&& diff tmp.a tmp.b            \
    && rm tmp.{a,b}

The >(list) Form

$ echo . | tee >(ls)

Similar, Bash creates a file in /dev/fd when it sees >(ls). Again, let’s say the file is /dev/fd/63. Bash connects /dev/fd/63 with stdin of ls command, also the file /dev/fd/63 is used as a parameter of tee command. The tee views /dev/fd/63 as a normal file. tee writes content, here is ., into the file, and the content will “pipe” into the stdin of ls.

Compare with Pipe

Pipe, cmd-a | cmd-b, basically just passes stdout of the command on the left to the stdin of the command on the right. Its data flow is restricted, which is from left to right.

Process substitution has more freedom.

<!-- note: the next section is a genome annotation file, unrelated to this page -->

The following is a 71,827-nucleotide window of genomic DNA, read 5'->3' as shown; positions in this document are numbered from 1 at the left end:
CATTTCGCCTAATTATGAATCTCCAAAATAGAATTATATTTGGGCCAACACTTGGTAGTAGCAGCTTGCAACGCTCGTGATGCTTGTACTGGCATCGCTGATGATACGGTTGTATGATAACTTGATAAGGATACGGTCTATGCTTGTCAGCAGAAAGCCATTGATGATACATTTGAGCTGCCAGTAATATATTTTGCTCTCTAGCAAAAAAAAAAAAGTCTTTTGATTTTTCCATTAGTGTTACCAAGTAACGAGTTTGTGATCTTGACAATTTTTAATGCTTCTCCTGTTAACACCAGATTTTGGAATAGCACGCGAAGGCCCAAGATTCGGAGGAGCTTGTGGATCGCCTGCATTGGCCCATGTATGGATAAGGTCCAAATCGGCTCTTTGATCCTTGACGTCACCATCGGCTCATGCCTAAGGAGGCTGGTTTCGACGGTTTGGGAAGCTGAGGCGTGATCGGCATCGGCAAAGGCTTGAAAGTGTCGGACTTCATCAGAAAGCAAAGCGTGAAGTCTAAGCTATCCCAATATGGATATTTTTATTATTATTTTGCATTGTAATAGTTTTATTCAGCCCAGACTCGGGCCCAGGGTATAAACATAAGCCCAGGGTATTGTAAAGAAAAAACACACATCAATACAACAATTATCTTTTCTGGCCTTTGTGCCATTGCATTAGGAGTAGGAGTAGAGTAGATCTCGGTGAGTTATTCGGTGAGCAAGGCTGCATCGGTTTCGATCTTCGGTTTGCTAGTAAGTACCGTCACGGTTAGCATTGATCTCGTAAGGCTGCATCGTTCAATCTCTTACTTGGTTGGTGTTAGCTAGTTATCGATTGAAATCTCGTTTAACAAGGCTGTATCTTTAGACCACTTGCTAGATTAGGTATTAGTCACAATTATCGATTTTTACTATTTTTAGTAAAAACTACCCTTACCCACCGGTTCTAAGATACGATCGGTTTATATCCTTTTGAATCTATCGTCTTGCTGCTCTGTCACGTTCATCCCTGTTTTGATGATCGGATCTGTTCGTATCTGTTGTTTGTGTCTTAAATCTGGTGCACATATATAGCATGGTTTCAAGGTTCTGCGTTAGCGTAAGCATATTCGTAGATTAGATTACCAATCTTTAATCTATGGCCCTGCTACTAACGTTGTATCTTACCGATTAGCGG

# use process substitution
$ grep -f <(echo hello) file-a
hello
# use pipe
$ echo hello | xargs -I{} grep {} file-a
hello

And for commands like diff <(echo a) <(echo b), it’s not easy to be done by pipe.

More Examples

$ paste <(echo hello) <(echo world)
hello   world

How it works

From man bash,

Process substitution is supported on systems that support named pipes (FIFOs) or the /dev/fd method of naming open files.

Read more about named pipe and /dev/fd.

For /dev/fd,

The main use of the /dev/fd files is from the shell. It allows programs that use pathname arguments to handle standard input and standard output in the same manner as other pathnames.

In my OS (Ubuntu), the Bash uses /dev/fd for process substitution.

$ ls -l <(echo .)
lr-x------ 1 user user 64 12月 19 11:19 /dev/fd/63 -> pipe:[4926830]